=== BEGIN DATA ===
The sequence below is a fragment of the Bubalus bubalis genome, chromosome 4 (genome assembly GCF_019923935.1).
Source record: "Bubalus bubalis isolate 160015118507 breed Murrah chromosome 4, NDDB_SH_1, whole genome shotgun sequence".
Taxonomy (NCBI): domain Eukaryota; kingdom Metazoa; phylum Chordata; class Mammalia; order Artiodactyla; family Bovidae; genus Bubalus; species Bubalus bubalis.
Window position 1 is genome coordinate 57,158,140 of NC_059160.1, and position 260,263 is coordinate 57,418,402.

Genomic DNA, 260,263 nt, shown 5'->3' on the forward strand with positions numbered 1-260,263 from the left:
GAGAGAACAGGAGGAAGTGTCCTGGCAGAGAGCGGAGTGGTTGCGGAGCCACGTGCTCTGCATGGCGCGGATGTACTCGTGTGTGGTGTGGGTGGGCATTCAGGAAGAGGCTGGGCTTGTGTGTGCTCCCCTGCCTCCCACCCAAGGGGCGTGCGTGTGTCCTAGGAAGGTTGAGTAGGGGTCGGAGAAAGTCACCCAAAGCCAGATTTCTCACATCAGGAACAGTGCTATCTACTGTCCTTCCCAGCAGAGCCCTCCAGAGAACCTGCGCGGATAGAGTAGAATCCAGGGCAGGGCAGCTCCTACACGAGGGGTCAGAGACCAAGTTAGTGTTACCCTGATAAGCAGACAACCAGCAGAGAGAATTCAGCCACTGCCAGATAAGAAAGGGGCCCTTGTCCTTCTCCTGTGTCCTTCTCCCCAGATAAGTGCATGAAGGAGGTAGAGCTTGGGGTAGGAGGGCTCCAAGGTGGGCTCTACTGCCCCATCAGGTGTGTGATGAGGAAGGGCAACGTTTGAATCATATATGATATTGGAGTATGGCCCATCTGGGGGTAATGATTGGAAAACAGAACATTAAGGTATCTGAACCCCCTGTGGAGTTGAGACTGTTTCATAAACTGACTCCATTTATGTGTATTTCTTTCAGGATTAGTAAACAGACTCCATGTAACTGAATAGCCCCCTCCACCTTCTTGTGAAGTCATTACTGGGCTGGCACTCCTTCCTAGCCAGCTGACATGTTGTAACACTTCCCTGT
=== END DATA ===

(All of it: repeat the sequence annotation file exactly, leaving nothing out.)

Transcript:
The sequence below is a fragment of the Bubalus bubalis genome, chromosome 4 (genome assembly GCF_019923935.1).
Source record: "Bubalus bubalis isolate 160015118507 breed Murrah chromosome 4, NDDB_SH_1, whole genome shotgun sequence".
Taxonomy (NCBI): domain Eukaryota; kingdom Metazoa; phylum Chordata; class Mammalia; order Artiodactyla; family Bovidae; genus Bubalus; species Bubalus bubalis.
Window position 1 is genome coordinate 57,158,140 of NC_059160.1, and position 260,263 is coordinate 57,418,402.

Genomic DNA, 260,263 nt, shown 5'->3' on the forward strand with positions numbered 1-260,263 from the left:
GAGAGAACAGGAGGAAGTGTCCTGGCAGAGAGCGGAGTGGTTGCGGAGCCACGTGCTCTGCATGGCGCGGATGTACTCGTGTGTGGTGTGGGTGGGCATTCAGGAAGAGGCTGGGCTTGTGTGTGCTCCCCTGCCTCCCACCCAAGGGGCGTGCGTGTGTCCTAGGAAGGTTGAGTAGGGGTCGGAGAAAGTCACCCAAAGCCAGATTTCTCACATCAGGAACAGTGCTATCTACTGTCCTTCCCAGCAGAGCCCTCCAGAGAACCTGCGCGGATAGAGTAGAATCCAGGGCAGGGCAGCTCCTACACGAGGGGTCAGAGACCAAGTTAGTGTTACCCTGATAAGCAGACAACCAGCAGAGAGAATTCAGCCACTGCCAGATAAGAAAGGGGCCCTTGTCCTTCTCCTGTGTCCTTCTCCCCAGATAAGTGCATGAAGGAGGTAGAGCTTGGGGTAGGAGGGCTCCAAGGTGGGCTCTACTGCCCCATCAGGTGTGTGATGAGGAAGGGCAACGTTTGAATCATATATGATATTGGAGTATGGCCCATCTGGGGGTAATGATTGGAAAACAGAACATTAAGGTATCTGAACCCCCTGTGGAGTTGAGACTGTTTCATAAACTGACTCCATTTATGTGTATTTCTTTCAGGATTAGTAAACAGACTCCATGTAACTGAATAGCCCCCTCCACCTTCTTGTGAAGTCATTACTGGGCTGGCACTCCTTCCTAGCCAGCTGACATGTTGTAACACTTCCCTGT